Today I’m sharing my thoughts on the book Good Inside: A Guide to Becoming the Parent You Want to Be by Dr. Becky Kennedy.
I read this book last month and felt like I had way too many thoughts to squeeze into a blurb for my Friday morning newsletter (sign up here if you’re not already!). I decided to put together a blog post reviewing the book. I’m also going to share some of the biggest things I learned from it.
(I’ve done this type of post just once before–you can check out The Artist’s Way book review here).
Good Inside details a parenting approach that is grounded in empathy. In the book, Dr. Becky walks through her basic principles of raising resilient, emotionally healthy kids while also providing a safe space for stressed out parents to land. She teaches parents how to set boundaries from a place of compassion. Dr. Becky explains that choosing to believe that our kids are good can fundamentally improve our relationships and communication with them.
There is no shortage of parenting advice on social media. Every time I log onto Instagram, there’s another reel screaming at me, “Stop doing ____ with your baby!” or “Stop saying ___ to your kids!” It can be overwhelming to try to make sense of all of the tiny sound bytes and captions. Especially because all of these parenting experts seem to have a different opinion.
Dr. Becky does a great job of getting to the core of parenting in this book which I really appreciate.
I have read quite a few parenting books. (Check out my faves under the “Parenthood Starter Pack” category on my books page.) What makes this book unique is that it really forced me to look inward. There are plenty of good parenting books about understanding and communicating with children. But Dr. Becky takes it a step further and gently guides the reader into exploring our own motivations for the way we deal with our kids.
I told my friend that the book is kind of a convergence between Den Siegel and Brené Brown’s work. A little bit of No Drama Discipline and Whole Brain Child mixed with a healthy dose of Daring Greatly and Gifts of Imperfection (I highly recommend all four of those, by the way).
Dr. Becky spends the first half of the book going over the key parenting principles she abides by in her practice and at home. (Although she will be the first to admit that she fails at these daily. Just like all of us, which I appreciated).
In the second half of the book, she explores various tactics of building connection with our kids. And tackles specific issues like lying, sibling rivalry, tantrums, and lack of confidence.
I think this book does a good job of marrying deep reflection with practical strategy. Dr. Becky explains in the first chapter that this is what she set out to do with the book: help parents understand their motivations in parenting while providing some tangible “solutions” that parents can use on a day-to-day basis in interacting with their kids.
I realized that I often refer to Dr. Becky with the same assumed familiarity as, like, Oprah or something. So let me take a step back and give a quick rundown. Dr. Becky Kennedy, known fondly as the “millennial parenting whisperer” is a clinical psychologist based in New York City. She is a mother of three and founder of a community called Good Inside. Dr. Becky hosts a podcast and offers a number of online parenting courses that cover topics like independent sleep, mom rage, cultivating healthy eating habits, and how to talk about sex with your kids (will be tuning into this one ASAP, lol).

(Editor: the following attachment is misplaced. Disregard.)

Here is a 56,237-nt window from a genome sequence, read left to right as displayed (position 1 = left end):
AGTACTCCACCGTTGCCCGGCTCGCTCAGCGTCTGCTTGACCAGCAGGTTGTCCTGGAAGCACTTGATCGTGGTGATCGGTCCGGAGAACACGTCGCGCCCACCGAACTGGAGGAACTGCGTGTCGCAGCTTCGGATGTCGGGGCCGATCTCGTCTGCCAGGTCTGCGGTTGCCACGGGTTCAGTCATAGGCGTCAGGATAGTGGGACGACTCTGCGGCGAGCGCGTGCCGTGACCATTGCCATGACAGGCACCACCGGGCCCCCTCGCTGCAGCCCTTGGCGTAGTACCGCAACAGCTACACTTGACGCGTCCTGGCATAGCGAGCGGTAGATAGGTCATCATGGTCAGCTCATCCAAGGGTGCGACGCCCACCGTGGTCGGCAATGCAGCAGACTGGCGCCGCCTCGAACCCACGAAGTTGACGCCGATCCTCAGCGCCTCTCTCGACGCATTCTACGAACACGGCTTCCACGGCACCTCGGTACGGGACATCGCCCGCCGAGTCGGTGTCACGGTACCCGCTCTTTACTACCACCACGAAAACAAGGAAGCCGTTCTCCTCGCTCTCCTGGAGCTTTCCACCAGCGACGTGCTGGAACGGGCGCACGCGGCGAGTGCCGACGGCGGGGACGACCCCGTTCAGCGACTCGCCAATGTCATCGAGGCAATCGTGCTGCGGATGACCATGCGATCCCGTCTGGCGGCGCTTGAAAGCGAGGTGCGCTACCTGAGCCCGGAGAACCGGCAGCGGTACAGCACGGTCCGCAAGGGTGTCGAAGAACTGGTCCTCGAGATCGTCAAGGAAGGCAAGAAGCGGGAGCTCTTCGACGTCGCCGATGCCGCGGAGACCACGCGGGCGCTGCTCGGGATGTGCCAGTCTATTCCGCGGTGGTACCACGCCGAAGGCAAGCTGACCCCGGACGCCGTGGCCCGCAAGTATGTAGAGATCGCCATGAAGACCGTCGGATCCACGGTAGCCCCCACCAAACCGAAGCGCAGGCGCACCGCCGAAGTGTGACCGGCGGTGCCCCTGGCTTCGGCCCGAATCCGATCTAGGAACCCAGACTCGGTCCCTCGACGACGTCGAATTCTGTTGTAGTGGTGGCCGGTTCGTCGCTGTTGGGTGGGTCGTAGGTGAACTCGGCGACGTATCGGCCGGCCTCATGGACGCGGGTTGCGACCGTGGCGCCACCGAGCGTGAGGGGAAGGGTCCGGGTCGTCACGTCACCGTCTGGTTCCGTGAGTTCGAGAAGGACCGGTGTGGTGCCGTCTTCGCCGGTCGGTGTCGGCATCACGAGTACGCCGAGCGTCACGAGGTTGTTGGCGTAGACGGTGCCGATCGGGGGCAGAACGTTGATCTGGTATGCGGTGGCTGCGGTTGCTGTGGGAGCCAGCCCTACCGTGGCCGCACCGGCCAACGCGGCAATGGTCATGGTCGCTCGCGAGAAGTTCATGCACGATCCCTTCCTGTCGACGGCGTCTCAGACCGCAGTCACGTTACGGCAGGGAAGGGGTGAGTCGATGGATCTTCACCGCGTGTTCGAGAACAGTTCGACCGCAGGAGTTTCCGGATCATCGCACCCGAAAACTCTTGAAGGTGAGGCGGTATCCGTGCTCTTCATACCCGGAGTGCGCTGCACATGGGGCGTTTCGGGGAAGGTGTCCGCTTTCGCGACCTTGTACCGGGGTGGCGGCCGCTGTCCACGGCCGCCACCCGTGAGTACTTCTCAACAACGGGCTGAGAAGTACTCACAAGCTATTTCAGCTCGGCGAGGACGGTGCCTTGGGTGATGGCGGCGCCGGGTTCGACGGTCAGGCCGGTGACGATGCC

Dr. Becky’s work is based on the ideology that we are all good inside at our core. She doesn’t mention faith in the book. But it’s my belief that the reason we are good inside is because of the gospel. While the book wasn’t necessarily written from a religious perspective, I found a lot of parallels in this book with the idea of gospel-based parenting.
I believe that my job as a mother is to parent in a way that points my child towards reliance on Jesus. Taking it a step further, the objective of parenting, to me, is to guide my children towards that fundamental sense of identity that comes from knowing that we were created by a God who is loving and sovereign. In contrast, parenting under the assumption that your child is “bad” breeds an environment of shame and darkness.
We talk a lot in the Christian faith about grace: God’s grace for us, grace for ourselves, grace for the people we love and the people we don’t. What I think this book does so well is illustrate what that grace looks like in the most practical sense of parenting–what does grace look like when my kid is having a tantrum? What does grace look like when my kid has lied to me or hits their sibling?
Dr. Becky repeats the mantra “you’re a good kid having a hard time” many times throughout the book. She encourages parents to keep this at the forefront of our minds as we face challenges with our kids. This was convicting for me, as I sometimes spiral when my kids are in a cycle of bad behavior. I’ll think, “oh great, we’ve got a bad kid on our hands” or whatever. And my kids pick up on that energy.
I think that sometimes as parents we assume we are being authoritarian or controlling if we choose to hold a boundary. And if we loosen up on a boundary because our kid is upset, then we are letting our kid walk all over us. It can be hard to find a balance, but I think the beauty is in the balance. If we remind ourselves that “two things can be true,” we know that we can hold a boundary while also accepting and listening to our kid’s reaction to that boundary.
“Parenting in ‘two things are true’ mode can help guide us to becoming sturdier adults… I can say no to screen time and my child can be upset about it; I can be angry that my child lied and be curious about what felt too scary to tell me; I can see my child’s anxieties as irrational and still be empathetic around what she needs. And perhaps most powerful of all: I can yell and be a loving parent, I can mess up and repair, I can regret things I’ve said and do better in the future.”